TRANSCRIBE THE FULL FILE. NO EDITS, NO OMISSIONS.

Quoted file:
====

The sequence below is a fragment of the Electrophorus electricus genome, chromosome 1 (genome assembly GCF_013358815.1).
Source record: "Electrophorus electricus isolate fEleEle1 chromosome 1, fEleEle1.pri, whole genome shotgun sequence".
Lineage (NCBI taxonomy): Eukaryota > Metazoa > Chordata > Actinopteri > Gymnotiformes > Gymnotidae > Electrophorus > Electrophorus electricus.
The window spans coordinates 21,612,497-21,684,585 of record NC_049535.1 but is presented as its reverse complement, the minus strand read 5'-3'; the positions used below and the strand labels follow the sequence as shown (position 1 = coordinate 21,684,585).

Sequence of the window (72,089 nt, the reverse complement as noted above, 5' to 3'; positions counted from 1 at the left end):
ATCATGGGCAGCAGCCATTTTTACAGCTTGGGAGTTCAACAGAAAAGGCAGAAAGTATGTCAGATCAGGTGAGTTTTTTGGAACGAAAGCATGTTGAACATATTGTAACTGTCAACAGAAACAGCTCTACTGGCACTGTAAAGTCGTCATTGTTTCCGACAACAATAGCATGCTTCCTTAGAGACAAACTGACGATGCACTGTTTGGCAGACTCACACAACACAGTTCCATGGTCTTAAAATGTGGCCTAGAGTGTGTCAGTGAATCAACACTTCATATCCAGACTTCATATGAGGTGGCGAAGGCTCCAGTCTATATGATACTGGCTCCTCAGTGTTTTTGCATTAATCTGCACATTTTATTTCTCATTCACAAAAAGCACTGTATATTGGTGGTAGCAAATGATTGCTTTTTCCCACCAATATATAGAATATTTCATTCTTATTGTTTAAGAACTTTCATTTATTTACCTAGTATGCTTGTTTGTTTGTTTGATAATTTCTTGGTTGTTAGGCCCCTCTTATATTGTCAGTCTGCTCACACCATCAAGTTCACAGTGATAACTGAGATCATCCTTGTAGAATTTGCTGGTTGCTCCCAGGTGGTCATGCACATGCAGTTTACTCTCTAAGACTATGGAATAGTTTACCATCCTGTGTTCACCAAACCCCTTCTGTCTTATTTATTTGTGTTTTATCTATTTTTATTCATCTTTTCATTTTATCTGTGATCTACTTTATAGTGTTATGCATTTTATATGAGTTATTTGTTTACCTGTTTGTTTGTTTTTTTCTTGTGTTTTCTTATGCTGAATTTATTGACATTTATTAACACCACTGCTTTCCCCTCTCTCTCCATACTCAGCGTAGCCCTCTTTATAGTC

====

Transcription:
The sequence below is a fragment of the Electrophorus electricus genome, chromosome 1 (genome assembly GCF_013358815.1).
Source record: "Electrophorus electricus isolate fEleEle1 chromosome 1, fEleEle1.pri, whole genome shotgun sequence".
Lineage (NCBI taxonomy): Eukaryota > Metazoa > Chordata > Actinopteri > Gymnotiformes > Gymnotidae > Electrophorus > Electrophorus electricus.
The window spans coordinates 21,612,497-21,684,585 of record NC_049535.1 but is presented as its reverse complement, the minus strand read 5'-3'; the positions used below and the strand labels follow the sequence as shown (position 1 = coordinate 21,684,585).

Sequence of the window (72,089 nt, the reverse complement as noted above, 5' to 3'; positions counted from 1 at the left end):
ATCATGGGCAGCAGCCATTTTTACAGCTTGGGAGTTCAACAGAAAAGGCAGAAAGTATGTCAGATCAGGTGAGTTTTTTGGAACGAAAGCATGTTGAACATATTGTAACTGTCAACAGAAACAGCTCTACTGGCACTGTAAAGTCGTCATTGTTTCCGACAACAATAGCATGCTTCCTTAGAGACAAACTGACGATGCACTGTTTGGCAGACTCACACAACACAGTTCCATGGTCTTAAAATGTGGCCTAGAGTGTGTCAGTGAATCAACACTTCATATCCAGACTTCATATGAGGTGGCGAAGGCTCCAGTCTATATGATACTGGCTCCTCAGTGTTTTTGCATTAATCTGCACATTTTATTTCTCATTCACAAAAAGCACTGTATATTGGTGGTAGCAAATGATTGCTTTTTCCCACCAATATATAGAATATTTCATTCTTATTGTTTAAGAACTTTCATTTATTTACCTAGTATGCTTGTTTGTTTGTTTGATAATTTCTTGGTTGTTAGGCCCCTCTTATATTGTCAGTCTGCTCACACCATCAAGTTCACAGTGATAACTGAGATCATCCTTGTAGAATTTGCTGGTTGCTCCCAGGTGGTCATGCACATGCAGTTTACTCTCTAAGACTATGGAATAGTTTACCATCCTGTGTTCACCAAACCCCTTCTGTCTTATTTATTTGTGTTTTATCTATTTTTATTCATCTTTTCATTTTATCTGTGATCTACTTTATAGTGTTATGCATTTTATATGAGTTATTTGTTTACCTGTTTGTTTGTTTTTTTCTTGTGTTTTCTTATGCTGAATTTATTGACATTTATTAACACCACTGCTTTCCCCTCTCTCTCCATACTCAGCGTAGCCCTCTTTATAGTC